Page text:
CONCERT 4

THE WORLD'S FIRST

MAPS AND JOURNEYS:

ASTRONOMERS

3:30PM Saturday August 14

A&I Hall, Bangalow

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Gabriella Possum Nungurrayi Seven Sister’s Dreaming

Displayed at Ninbella Gallery Bangalow

 

Maps and Journeys: The World's First Astronomers explores the rich astronomical traditions of Australia’s First Nations’ people over the past 65,000 years, believed to be the oldest practice
of astronomy in the world. Through a unique understanding of star constellations and the interconnection between the sky and the land, they created star maps and Songlines that established sophisticated trade routes covering vast distances across the Australian continent and used astronomy to inform their daily lives including their social laws, hunting and food gathering techniques, and understanding of weather and seasonal changes. This celestial knowledge and deep understanding of the land has been aurally passed down from generation to generation through sophisticated systems, stories and Songlines, marking the continuity and intricacy of the oldest culture in the world. The Maps and Journeys program presents two new works by First Nations’ composers Brenda Gifford and Eric Avery in a concert of Australian works inspired by the night sky and the Seven Sister constellation. Also collaborating with SXS to create and perform this program are actor/writer Paula Nazarski, composer Sean O’Boyle and SXS Artist in Residence didgeridoo soloist Chris Williams.

This project has been assisted by the Australian Government through the Festivals Australia program.

GIFFORD New work World Premiere

AVERY New work World Premiere

O’BOYLE New work World Premiere

EDWARDS Lontano Magic

EDWARDS Ulpirra

GREENBAUM Lunar Orbit

O’BOYLE Didgeridoo Concerto

Chris Williams Didgeridoo

Eric Avery Violin/Dancer

Paula Nazarski Actor

Ashley Smith Clarinet

Southern Cross Soloists

Duration: 80 minutes, no interval

Sean O’Boyle AM has collaborated with this project as the Resident Creative Artist of the Northern Rivers Conservatorium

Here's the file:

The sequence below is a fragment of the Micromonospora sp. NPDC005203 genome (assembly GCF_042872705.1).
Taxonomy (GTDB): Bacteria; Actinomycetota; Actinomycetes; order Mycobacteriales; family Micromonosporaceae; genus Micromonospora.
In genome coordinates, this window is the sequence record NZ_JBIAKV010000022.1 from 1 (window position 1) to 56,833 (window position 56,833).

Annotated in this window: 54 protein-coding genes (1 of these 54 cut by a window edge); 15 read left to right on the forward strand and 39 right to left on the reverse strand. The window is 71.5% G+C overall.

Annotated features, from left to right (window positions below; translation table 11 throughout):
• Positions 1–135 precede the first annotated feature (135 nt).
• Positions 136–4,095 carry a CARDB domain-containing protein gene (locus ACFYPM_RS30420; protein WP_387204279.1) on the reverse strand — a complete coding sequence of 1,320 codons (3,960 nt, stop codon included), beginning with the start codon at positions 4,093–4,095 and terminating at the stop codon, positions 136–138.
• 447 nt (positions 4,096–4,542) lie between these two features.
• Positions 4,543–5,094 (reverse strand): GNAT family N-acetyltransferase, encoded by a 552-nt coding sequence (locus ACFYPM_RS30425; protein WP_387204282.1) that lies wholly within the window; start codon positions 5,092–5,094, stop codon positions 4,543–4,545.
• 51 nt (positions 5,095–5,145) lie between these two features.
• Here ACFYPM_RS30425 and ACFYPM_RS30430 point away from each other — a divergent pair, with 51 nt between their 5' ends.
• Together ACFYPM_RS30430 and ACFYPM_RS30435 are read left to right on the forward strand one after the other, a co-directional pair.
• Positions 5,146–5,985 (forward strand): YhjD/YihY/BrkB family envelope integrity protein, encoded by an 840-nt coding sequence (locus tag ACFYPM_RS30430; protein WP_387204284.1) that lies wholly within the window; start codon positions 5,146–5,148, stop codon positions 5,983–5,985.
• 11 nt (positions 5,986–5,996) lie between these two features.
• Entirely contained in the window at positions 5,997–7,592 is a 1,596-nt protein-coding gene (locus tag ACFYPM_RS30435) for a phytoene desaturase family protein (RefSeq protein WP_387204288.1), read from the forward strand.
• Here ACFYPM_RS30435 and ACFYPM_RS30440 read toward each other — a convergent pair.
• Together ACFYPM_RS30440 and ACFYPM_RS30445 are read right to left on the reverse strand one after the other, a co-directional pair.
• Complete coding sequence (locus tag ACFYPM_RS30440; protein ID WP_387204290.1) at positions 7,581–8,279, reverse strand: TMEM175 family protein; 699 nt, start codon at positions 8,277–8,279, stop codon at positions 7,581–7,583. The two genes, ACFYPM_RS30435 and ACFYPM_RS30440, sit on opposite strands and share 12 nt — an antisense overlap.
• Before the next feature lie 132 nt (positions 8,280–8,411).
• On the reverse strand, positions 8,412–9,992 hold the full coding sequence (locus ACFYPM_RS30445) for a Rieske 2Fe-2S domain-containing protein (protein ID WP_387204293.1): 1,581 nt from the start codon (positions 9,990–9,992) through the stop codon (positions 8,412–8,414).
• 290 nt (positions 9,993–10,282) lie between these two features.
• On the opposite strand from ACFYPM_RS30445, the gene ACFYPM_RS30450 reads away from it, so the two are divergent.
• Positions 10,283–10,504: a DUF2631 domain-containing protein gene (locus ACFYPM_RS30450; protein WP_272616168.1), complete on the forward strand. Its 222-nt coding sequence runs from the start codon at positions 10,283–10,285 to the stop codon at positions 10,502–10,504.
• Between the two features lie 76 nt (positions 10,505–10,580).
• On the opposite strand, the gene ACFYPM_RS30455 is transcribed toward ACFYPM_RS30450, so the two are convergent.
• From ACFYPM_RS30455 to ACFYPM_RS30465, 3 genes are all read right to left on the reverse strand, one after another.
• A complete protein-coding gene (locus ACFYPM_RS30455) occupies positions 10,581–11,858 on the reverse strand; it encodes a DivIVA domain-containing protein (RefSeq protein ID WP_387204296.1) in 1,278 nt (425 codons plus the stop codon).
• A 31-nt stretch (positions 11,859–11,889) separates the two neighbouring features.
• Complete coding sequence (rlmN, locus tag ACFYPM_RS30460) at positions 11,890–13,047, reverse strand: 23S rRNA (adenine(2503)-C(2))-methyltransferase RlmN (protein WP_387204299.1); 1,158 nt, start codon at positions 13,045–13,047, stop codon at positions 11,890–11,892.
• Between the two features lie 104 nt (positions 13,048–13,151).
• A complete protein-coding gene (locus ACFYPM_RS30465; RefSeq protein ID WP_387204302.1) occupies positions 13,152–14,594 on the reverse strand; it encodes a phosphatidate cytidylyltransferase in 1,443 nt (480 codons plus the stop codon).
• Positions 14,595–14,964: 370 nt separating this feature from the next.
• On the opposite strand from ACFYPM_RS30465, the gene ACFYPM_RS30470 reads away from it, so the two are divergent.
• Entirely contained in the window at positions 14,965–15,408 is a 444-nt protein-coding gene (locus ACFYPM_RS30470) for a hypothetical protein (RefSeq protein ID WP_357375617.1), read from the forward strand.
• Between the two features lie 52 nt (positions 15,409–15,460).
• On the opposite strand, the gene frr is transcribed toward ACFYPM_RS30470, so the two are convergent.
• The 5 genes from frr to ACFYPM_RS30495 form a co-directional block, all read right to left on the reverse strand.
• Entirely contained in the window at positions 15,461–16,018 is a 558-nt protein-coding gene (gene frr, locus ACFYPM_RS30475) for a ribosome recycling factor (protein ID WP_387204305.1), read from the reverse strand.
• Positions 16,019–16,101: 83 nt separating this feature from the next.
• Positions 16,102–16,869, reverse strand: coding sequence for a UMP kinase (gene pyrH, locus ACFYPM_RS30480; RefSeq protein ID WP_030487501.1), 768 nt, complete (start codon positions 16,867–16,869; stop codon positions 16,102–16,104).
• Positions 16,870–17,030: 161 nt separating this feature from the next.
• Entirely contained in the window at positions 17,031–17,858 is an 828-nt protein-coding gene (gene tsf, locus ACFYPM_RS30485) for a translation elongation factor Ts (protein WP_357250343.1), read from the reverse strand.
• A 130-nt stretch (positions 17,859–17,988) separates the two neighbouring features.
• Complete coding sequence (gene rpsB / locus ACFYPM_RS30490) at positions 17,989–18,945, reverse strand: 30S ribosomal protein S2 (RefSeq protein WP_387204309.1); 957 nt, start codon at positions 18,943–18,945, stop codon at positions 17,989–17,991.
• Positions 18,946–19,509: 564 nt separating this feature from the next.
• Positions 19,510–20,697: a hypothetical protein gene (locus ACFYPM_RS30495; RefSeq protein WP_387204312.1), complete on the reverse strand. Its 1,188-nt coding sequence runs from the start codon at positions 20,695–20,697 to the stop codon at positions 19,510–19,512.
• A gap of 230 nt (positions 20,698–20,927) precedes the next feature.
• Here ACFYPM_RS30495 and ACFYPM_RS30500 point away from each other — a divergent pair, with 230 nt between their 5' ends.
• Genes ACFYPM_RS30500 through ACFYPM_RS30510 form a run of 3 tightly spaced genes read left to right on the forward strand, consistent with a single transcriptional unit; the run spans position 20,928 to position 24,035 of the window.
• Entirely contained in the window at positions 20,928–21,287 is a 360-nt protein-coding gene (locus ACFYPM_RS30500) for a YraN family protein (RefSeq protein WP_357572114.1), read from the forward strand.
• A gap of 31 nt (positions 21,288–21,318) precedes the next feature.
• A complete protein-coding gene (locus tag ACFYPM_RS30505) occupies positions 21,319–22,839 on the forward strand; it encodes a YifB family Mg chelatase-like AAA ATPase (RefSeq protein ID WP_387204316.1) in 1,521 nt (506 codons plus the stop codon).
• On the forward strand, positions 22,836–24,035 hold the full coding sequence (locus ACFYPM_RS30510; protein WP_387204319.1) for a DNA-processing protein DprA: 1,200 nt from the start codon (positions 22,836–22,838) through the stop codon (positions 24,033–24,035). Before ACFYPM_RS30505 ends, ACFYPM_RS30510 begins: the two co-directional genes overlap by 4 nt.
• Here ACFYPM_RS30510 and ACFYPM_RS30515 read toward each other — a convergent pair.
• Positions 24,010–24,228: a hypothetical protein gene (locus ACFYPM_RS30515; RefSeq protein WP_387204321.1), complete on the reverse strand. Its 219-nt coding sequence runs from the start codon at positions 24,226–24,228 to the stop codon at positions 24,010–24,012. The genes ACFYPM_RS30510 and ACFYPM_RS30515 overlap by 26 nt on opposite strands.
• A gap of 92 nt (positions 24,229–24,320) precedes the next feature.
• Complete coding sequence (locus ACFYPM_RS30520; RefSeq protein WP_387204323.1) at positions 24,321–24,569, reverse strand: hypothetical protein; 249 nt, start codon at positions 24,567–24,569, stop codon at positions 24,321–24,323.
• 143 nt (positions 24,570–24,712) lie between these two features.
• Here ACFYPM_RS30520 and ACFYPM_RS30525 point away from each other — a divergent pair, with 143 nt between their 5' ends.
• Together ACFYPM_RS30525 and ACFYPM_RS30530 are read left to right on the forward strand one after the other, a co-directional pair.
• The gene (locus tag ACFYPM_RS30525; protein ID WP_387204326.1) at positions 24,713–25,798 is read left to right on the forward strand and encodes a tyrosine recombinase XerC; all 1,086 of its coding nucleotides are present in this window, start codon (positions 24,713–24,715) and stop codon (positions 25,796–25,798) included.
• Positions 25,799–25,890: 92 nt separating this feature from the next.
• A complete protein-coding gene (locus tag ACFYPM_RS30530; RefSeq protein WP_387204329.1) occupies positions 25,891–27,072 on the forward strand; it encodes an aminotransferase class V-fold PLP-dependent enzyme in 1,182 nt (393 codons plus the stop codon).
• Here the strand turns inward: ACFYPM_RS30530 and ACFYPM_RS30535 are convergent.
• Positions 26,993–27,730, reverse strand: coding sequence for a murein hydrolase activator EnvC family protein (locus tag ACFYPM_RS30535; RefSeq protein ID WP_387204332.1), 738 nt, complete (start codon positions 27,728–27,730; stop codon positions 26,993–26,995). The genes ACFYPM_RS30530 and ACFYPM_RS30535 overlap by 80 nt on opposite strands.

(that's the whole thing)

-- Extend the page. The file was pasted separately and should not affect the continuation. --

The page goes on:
The Dreaming story of the Seven Sisters is one of the most widely distributed ancient stories amongst Aboriginal Australia. The songline for this story covers more than half the width of the continent, from deep in the Central Desert out to the east and west coasts.
The songline travels through many different language groups and different sections of the narrative are recognised in different parts of the country. The story relates to the journey of the seven sisters that make up the star cluster known as the Pleiades, in the constellation Taurus.

–Kieran Finnane, 2018

Gabriella Possum Nungurrayi born in 1967 at Mt. Allan, is the eldest daughter of renowned artist Clifford Possum Tjapaltjarri. She was taught to paint by her father at a very young age. His influences are apparent in her work, yet she has formed
a style of her own. Her paintings depict stories such as Bush Tucker (Exploding Seed and Black Seed from the Mt. Allan area), Women’s Ceremonies, Serpent, Goanna and Seven Sisters Dreamings. Gabriella’s work is bold and vivid in colour and composition

and utilises many different techniques, the “dot” technique in particular. In 1985, at the tender age of 16, Gabriella won the coveted Alice Springs Art Award and is now recognised as a culturally significant artist and her work has been exhibited in the U.S.A and throughout Europe. Her work is in many major collections including the Royal Collection in the UK and the National Gallery of Australia.